It’s very easy to make yogurt at home. Contrary to what I used to believe, you actually don’t need special ingredients or unique equipment! In this blog post, I’m going to show you how to make both raw and pasteurized yogurt in your own kitchen!
How to Make Yogurt at Home
Traditionally, yogurt was made with warm milk from the home dairy. Women didn’t have thermometers in those days (obviously), and each family made yogurt a bit differently. This “family knowledge” was passed down from parents to children and was a learned skill.
It’s different for you and I today! Very few of us had mothers who taught us how to make yogurt at home. And most of us will have to purchase our milk at the grocery store, along with a yogurt that has the right bacteria cultures for a starter.
In this day and age, we rely on the internet to teach us what we didn’t learn from parents. It may not be second nature to you, but the process is simple and over time, you will discover what works best for you.
To learn how to make yogurt, just keep reading or watch my most recent youtube video!
Ingredients You’ll Need
To make your own yogurt, you only need two ingredients: milk (either raw or pasteurized) and store-bought yogurt with active bacteria cultures.
Really. That’s all!
Equipment You’ll Need
When it comes to equipment, you’ll need a pot to warm your milk, a thermometer for gauging temperatures, glass jars to hold your culturing milk and also a cooler for keeping things warm!
Here’s how the process works.
Step 1: Source Yogurt With Active Bacteria Cultures
It doesn’t really matter which brand you choose. The key thing is that you read the ingredient label and make sure the yogurt contains active bacteria cultures. Without the culture, your milk won’t become yogurt!
How much do you need? For 1 gallon of milk, you’ll need approx 8 Tablespoons of yogurt (126 gm or 127 ml).
Buy your yogurt. And buy your milk, if needed.
Step 2: Warm Your Milk
After you’ve decided on how much milk you’re going to work with, pour it into a large pot and slowly warm it up on the stove under medium-low heat.
There are two types of yogurt you can create and each type is dependent on a particular temperature range.
If you are lucky enough to have a source of raw dairy and desire to create a raw milk yogurt, you should only heat the milk to 110F (43C). It won’t take long!
However, if you are working with already pasteurized milk or desire to create a pasteurized yogurt? Heat the milk until it reaches 200F (93C). Be sure to stir often to avoid burning the milk on the bottom! A double boiler isn’t a bad idea when working with large amounts of milk.
Longer ago, women literally dipped their hand in the milk to test for proper temperatures. They just knew. In your case, I recommend getting a cooking thermometer. I personally use this one for my yogurt making!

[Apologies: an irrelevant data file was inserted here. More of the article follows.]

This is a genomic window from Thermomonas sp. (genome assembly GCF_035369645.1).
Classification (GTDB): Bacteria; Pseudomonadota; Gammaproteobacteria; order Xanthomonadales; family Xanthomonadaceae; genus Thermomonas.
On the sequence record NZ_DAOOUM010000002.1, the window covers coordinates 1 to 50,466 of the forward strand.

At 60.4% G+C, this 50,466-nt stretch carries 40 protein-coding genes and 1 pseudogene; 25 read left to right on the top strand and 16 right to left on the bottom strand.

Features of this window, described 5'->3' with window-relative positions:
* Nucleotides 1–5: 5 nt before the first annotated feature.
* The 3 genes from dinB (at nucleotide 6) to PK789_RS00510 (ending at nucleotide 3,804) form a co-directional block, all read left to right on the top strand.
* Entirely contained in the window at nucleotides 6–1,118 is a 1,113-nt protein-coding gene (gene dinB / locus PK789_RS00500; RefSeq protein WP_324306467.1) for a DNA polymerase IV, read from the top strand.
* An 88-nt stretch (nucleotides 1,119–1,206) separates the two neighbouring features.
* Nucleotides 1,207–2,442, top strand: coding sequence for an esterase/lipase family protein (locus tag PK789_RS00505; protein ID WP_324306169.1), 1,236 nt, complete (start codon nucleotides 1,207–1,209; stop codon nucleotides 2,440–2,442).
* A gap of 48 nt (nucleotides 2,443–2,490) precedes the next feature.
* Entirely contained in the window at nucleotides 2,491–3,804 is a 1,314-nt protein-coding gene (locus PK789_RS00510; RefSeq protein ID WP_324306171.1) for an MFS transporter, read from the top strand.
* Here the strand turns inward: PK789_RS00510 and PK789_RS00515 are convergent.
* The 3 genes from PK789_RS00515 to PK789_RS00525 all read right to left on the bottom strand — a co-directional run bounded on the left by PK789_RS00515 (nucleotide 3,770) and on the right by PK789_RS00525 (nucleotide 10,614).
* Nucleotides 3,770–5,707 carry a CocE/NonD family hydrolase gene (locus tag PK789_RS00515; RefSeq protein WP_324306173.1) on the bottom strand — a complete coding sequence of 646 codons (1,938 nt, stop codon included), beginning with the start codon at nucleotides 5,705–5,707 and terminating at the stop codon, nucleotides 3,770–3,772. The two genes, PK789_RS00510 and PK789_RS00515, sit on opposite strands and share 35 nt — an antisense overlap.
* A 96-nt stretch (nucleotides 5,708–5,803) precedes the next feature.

Step 3: Clean Jars and Lids
As you wait for your milk to heat up, gather and wash glass canning jars in hot, soapy water! You can make yogurt in pint (500ml), quart (1 litre), or even half-gallon (2 litre) jars.
While you certainly can use old canning lids and bands on the jars, I like using these lids because they come in one piece!
Step 4: Add Yogurt With Active Bacteria Cultures
If you are making raw milk yogurt, you can ladle warm milk into clean jars as soon as it reaches the proper temperature! Culture starter can be added immediately.
However, when working with pasteurized milk, you must allow it cool down, lest you kill the yogurt bacteria culture. Use your thermometer to check the temperature. Once it reaches the 115-120F (43-49C) range, it’s time to add your yogurt with live bacteria cultures.
Here’s the ratio of milk to culture starter:
Pints (500 ml): 1 Tablespoon of yogurt
Quarts (1 litre): 2 Tablespoons of yogurt
Half gallon (2 litres) 4 Tablespoons of yogurt
Be sure to stir the yogurt in until it has dissolved! Fasten lids into place and then, put your milk in warm place and so the bacteria culture can go into action!
Step 5: Find A Warm Environment
There are many ways to create a warm environment for your yogurt! I’ll list a few ideas here.
Turn your oven light on at the beginning of the process and once everything is finished, set the yogurt inside to culture.
Wrap your jars in several layers of towel and leave them to work in a warm location.
Set your yogurt on a shelf above a wood stove.
Fill a cooler with warm water and set your jars in it.
I must confess, the last option is my favorite! Take a cooler and add 115-130F (43-54C) water to it. Make sure your jar lids are fastened tight, then place each jar into the warm water. Ideally, the water should come within 2-3 inches of the top of your jar. Leave the lid exposed.
Close the cooler’s lid and leave it in a warm location. Let things sit for 12 hours, then remove jars from the cooler.
Tip: the longer you leave it to ferment in warm temperatures, the more tangy your yogurt will be!
Step 6: Refrigerate and Use
Once your yogurt is finished, remove it from the cooler. I like to spread a towel and the counter and set my jars there to dry. After this, I place them in the refrigerator!
If you wish to customize the flavor of your yogurt, you can pour it into a kitchen blender and add in honey, jams, maple syrup or berry sauce.
Just be sure to hold some plain stuff back so you can use it as starter for your NEXT batch of homemade yogurt!